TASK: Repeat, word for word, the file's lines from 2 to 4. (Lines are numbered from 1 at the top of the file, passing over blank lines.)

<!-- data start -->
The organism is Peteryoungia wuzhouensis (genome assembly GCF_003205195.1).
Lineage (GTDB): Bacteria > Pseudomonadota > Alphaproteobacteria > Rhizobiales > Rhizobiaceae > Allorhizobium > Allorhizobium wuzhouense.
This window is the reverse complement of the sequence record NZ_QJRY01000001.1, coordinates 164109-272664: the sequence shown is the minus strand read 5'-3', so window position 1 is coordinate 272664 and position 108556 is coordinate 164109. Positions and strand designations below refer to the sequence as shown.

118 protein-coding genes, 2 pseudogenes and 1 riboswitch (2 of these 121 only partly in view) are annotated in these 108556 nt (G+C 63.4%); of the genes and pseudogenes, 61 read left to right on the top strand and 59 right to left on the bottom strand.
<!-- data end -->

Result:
Lineage (GTDB): Bacteria > Pseudomonadota > Alphaproteobacteria > Rhizobiales > Rhizobiaceae > Allorhizobium > Allorhizobium wuzhouense.
This window is the reverse complement of the sequence record NZ_QJRY01000001.1, coordinates 164109-272664: the sequence shown is the minus strand read 5'-3', so window position 1 is coordinate 272664 and position 108556 is coordinate 164109. Positions and strand designations below refer to the sequence as shown.

118 protein-coding genes, 2 pseudogenes and 1 riboswitch (2 of these 121 only partly in view) are annotated in these 108556 nt (G+C 63.4%); of the genes and pseudogenes, 61 read left to right on the top strand and 59 right to left on the bottom strand.